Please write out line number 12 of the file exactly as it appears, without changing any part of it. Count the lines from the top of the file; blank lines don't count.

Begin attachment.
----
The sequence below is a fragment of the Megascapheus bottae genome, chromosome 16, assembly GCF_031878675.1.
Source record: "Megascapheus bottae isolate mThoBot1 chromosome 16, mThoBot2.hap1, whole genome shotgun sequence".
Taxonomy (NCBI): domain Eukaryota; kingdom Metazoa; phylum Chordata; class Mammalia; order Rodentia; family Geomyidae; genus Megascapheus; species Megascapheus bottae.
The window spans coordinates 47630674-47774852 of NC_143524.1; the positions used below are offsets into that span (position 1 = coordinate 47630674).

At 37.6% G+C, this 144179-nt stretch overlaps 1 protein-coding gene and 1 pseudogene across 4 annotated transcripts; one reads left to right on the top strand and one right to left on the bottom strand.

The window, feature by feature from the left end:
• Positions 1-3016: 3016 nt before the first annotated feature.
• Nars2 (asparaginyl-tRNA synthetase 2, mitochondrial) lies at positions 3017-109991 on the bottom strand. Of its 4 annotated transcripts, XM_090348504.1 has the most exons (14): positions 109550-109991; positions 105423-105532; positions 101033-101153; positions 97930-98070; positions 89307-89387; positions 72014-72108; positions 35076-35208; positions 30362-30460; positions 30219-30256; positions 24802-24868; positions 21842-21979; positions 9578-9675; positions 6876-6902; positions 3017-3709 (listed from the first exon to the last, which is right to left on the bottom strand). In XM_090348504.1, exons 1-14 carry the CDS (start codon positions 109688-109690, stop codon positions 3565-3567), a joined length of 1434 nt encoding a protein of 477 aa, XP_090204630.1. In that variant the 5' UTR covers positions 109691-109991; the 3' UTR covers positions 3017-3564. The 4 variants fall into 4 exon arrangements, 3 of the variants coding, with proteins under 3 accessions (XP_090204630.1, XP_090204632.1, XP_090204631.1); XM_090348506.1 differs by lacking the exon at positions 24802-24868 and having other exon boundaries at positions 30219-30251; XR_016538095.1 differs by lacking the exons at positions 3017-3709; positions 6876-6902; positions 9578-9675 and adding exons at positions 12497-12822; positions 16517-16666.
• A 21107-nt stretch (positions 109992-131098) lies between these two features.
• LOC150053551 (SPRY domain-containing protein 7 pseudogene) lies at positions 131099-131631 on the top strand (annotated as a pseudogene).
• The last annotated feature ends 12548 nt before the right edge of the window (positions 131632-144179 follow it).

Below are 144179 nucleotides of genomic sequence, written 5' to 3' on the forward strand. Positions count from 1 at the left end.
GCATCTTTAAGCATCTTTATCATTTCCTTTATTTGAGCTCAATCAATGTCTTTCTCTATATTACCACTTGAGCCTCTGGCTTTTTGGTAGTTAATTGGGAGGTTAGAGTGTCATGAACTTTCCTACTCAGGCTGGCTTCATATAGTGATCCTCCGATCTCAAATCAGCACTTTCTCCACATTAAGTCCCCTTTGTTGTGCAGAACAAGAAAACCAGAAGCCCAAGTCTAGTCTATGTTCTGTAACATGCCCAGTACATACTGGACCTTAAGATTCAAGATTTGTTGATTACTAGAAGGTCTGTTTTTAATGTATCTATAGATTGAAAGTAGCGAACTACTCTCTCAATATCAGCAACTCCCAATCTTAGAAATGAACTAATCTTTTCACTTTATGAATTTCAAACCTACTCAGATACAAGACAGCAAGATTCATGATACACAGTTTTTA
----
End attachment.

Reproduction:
Below are 144179 nucleotides of genomic sequence, written 5' to 3' on the forward strand. Positions count from 1 at the left end.